Basil is an annual herb plant that provides a favorite flavor in many dishes. It’s an herb that is easy to grow and does well when grown indoor or outdoors, as long as its modest needs are met. If you’re considering growing basil, follow these tips for success and an abundant harvest. Follow the steps below to learn how to grow basil.
How to Grow Basil
Basil likes a slightly tropical environment, so select a planting location that will provide the herb plants with at least six hours of direct sun per day.
Although basil will grow in most soils it prefers, rich, moist, well-draining soil. To prepare the location, remove some earth and create a mixture that is 50 percent soil and 50 percent compost. Back-fill the in-ground location or container, water the soil mixture well, then let set overnight before planting basil seeds or plants. This overnight set will allow all the soil components to blend together, nutrients to leach throughout the soil and the soil become thoroughly moistened.
When to Plant Basil
Basil can be started from seeds and planted in the late spring, or early summer depending on your location. Whichever you choose, wait until all danger of frost has past and the daytime temperatures remain above 21 C (70 degrees Fahrenheit) and nighttime temperatures do not dip below 10 C (50 degrees Fahrenheit) for three consecutive days prior to planting.
How to Grow Basil Indoors and Outdoors
Starting Indoors: Seeds can be started a few weeks before the last frost date. Fill pots with sterilized potting soil. Pre-soak the soil and sow seeds no more than a 1/4 inch deep. Place the pots in a sunny, warm location inside.
Starting Outdoors: Choose a sunny location and amend the plant bed with a couple inches of compost. Water the ground well prior to sowing the seeds. Basil seeds only need to be sown a 1/4 inch deep. The seeds are small and light helps to stimulate the germination process.
Keep the soil moist at all times. Allowing the soil to dry out will kill the seeds or seedlings. Germination will occur in approx. 5-7 days. Seedlings can be transplanted into their permanent home after they have developed at least two sets of leaves.
To transplant the seedlings, prepare the soil as described above. Gently remove seedling from the container, being careful to keep as much soil intact around the root system as possible. This can be done by using a large spoon to scoop out the soil and seedling from its starting home and gently resetting it into its permanent home. Space seedlings approximately 12-18 inches apart.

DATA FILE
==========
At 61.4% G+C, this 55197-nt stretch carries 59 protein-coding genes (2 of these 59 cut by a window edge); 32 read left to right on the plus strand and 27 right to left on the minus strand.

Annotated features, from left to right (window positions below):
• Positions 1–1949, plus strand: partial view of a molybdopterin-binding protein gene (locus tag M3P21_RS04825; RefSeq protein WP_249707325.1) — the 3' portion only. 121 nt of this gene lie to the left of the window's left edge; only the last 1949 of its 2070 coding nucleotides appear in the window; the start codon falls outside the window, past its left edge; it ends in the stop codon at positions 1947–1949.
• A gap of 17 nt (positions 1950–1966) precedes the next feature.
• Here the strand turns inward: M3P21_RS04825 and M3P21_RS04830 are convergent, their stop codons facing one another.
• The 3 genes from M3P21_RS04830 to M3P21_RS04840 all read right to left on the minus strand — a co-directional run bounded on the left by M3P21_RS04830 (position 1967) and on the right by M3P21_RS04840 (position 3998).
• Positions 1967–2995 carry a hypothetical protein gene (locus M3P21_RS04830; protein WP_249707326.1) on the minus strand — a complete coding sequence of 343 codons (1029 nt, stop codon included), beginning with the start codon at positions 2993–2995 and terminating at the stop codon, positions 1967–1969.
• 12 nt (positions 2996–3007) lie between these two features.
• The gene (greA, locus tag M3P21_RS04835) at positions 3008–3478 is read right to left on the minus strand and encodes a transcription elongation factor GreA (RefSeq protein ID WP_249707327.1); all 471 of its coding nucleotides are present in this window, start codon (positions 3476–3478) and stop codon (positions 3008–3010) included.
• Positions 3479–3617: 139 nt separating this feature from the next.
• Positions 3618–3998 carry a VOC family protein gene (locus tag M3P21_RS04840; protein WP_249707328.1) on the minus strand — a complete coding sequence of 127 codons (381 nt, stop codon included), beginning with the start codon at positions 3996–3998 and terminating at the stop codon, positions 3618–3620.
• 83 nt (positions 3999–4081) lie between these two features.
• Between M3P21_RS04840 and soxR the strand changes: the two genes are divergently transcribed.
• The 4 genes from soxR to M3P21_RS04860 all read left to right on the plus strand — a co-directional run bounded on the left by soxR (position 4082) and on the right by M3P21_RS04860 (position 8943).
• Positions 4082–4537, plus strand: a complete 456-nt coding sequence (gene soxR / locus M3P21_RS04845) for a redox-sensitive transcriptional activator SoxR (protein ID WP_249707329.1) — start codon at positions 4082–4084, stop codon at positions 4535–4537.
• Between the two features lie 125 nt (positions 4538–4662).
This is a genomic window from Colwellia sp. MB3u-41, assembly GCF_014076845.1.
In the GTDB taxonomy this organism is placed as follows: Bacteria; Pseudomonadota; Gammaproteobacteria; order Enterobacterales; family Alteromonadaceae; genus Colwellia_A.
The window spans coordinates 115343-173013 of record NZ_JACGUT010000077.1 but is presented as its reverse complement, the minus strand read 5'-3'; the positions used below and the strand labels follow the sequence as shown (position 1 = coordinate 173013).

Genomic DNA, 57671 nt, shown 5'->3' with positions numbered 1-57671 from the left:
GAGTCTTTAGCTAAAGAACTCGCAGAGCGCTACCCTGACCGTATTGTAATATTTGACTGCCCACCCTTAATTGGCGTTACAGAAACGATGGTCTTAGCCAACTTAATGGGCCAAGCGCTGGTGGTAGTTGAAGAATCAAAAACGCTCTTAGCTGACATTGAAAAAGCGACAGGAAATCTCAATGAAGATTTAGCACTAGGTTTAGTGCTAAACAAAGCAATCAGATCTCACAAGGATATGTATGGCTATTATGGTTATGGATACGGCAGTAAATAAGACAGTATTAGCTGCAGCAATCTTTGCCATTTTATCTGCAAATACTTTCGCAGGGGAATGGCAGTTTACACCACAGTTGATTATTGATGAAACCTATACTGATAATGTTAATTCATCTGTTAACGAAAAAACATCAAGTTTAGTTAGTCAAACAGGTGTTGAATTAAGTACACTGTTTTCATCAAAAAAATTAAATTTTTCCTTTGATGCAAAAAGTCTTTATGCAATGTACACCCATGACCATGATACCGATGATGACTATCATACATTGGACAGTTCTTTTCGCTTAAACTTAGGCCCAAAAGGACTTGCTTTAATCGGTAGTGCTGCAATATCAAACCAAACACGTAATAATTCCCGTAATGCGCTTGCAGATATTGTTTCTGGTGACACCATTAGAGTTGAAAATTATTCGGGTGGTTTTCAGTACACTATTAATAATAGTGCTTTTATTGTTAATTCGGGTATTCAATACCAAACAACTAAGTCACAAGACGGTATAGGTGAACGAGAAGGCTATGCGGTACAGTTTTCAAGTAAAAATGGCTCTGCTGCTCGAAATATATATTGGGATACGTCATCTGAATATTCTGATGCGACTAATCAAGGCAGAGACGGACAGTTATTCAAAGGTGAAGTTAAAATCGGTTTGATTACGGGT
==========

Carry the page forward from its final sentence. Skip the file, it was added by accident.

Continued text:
Maintenance and Harvesting
Once established, basil is a hardy plant and doesn’t require too much maintenance.
Watering: Add a two inch layer of organic mulch around the plants to prevent weed growth and help retain soil moisture. As the mulch decomposes, it will also add nutrients to the soil to feed the plants.
Harvesting: Harvest basil after the stems reach 4-6 inches. Snip off a sprig near the base, just above a pair of leaves.
Pruning the plants will promote new growth. Be sure to snip off flower stalks as soon as they appear or the basil will develop a bitter flavor.
Seed Harvesting: If seeds are desired at the end of the growing season, allow some flower stalks to remain on the plant and reach maturity. Place harvested flower stalks on a paper towel and allow to dry out. Once they have dried, shake the dried flower stalks and the basil seeds will fall out. The seeds can be stored in an envelop and planted the following season.
There are many different varieties of basil seeds to choose from, all with their own flavor and aroma. Some of the best garden choices include:
Sweet basil: One of the most common and boasts medium sized, aromatic leaves.
Genovese basil: Produces 3 inch leaves that are strong and spicy in flavor.
Thai basil: Commonly used in Vietnamese and Thai cooking. The tasty leaves are uniquely anise flavoured. It also holds it’s flavour well when cooked.
Cinnamon Basil: Cinnamon basil has a wonderful ‘cinnamon’ flavour and aroma. The leaves still retain the spicy-sweet flavour.
Italian Large Leaf Basil: The leaves can grow up to 4″ long. Although it is similar to Genovese basil the flavour is sweeter and milder.
Lime Basil: Has a delicious rich lime and citrus flavour. Makes a wonderful tea, and adds a zesty flavour to salads.
Purple basil: Dark opal basil is a beautiful plant with purple leaves and sweet flavor.
Growing basil as a companion plant in the garden is also a good choice. All varieties of basil repel flies and mosquitoes, and will enhance the flavor of tomatoes when planted nearby. We hope this has helped you learn how to grow basil!